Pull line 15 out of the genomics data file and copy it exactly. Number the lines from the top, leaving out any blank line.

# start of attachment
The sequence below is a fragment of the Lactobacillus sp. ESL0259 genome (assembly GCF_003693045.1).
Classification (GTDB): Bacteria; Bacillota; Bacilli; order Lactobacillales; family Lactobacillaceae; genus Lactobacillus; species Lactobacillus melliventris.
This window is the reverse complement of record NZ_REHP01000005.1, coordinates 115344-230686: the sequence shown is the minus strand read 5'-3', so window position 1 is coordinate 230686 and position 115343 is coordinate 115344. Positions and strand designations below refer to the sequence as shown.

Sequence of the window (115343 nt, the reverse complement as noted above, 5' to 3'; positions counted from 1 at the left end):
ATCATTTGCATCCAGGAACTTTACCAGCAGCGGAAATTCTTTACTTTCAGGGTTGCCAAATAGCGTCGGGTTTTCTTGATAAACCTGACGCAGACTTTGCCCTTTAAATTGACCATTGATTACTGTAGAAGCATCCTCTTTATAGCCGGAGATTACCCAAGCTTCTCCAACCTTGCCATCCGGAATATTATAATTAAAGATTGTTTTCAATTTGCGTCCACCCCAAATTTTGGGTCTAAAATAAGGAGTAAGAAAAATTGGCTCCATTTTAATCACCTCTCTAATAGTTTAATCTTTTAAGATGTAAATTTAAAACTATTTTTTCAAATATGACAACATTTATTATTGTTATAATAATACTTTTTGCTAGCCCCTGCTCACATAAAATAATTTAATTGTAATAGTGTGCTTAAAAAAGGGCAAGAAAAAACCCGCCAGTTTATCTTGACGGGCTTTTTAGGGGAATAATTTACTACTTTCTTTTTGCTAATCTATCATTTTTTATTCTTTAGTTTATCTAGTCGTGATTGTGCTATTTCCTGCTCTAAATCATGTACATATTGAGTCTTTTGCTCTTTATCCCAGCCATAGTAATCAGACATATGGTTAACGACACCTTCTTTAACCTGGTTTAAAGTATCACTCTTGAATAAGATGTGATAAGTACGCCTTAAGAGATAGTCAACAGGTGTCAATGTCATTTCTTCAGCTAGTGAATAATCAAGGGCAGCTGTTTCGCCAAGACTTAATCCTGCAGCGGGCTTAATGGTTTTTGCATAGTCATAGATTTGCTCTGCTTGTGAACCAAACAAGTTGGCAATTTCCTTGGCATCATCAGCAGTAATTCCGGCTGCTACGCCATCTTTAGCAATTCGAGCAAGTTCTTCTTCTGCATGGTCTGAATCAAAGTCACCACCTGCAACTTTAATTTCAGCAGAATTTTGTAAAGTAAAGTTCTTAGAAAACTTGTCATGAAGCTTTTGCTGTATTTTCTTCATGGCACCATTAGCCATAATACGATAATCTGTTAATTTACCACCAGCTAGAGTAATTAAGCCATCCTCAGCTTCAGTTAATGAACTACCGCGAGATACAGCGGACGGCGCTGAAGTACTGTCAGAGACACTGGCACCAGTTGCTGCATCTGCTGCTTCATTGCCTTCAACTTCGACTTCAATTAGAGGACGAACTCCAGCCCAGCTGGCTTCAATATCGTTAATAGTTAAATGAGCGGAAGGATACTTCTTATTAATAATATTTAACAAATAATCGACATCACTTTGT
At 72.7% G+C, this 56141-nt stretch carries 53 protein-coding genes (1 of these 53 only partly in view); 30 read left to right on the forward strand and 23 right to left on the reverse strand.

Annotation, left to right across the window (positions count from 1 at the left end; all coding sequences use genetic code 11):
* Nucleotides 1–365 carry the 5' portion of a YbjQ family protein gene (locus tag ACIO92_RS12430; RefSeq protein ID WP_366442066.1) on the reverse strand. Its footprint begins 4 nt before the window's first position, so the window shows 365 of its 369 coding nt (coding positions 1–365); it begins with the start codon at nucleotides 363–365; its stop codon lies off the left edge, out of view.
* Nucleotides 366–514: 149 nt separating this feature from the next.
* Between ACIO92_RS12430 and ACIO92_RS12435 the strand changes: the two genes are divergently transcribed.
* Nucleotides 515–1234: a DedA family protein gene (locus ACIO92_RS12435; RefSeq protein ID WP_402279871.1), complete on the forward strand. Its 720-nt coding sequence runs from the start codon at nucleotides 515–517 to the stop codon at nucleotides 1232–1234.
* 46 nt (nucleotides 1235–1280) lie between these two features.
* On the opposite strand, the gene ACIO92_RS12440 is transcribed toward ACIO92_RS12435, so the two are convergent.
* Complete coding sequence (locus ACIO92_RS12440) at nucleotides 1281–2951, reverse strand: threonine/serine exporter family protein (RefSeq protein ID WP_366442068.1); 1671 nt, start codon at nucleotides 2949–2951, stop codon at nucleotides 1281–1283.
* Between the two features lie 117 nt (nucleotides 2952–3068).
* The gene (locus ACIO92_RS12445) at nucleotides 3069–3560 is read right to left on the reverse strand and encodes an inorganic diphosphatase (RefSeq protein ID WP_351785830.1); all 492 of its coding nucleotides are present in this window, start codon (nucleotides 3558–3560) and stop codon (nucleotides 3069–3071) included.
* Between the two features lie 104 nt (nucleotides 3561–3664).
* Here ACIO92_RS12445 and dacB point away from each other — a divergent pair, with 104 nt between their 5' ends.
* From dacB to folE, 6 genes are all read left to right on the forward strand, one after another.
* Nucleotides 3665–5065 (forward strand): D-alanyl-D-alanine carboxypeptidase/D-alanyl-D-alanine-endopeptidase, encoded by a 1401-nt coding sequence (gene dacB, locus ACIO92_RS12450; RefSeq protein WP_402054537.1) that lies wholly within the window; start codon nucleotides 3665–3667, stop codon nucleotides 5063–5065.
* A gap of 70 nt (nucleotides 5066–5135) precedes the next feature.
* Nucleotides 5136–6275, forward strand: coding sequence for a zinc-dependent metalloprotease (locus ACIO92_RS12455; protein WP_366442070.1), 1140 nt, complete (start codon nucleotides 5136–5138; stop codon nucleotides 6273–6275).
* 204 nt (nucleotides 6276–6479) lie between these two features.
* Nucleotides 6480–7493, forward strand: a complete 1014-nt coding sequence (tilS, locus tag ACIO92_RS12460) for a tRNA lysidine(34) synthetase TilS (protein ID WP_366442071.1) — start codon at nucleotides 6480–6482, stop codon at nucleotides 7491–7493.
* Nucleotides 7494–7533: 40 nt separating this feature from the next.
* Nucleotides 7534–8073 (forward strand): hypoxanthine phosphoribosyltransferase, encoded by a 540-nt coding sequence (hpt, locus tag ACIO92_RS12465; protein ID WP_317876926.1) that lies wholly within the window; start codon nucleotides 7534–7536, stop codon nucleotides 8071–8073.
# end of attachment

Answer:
* Between the two features lie 117 nt (nucleotides 2952–3068).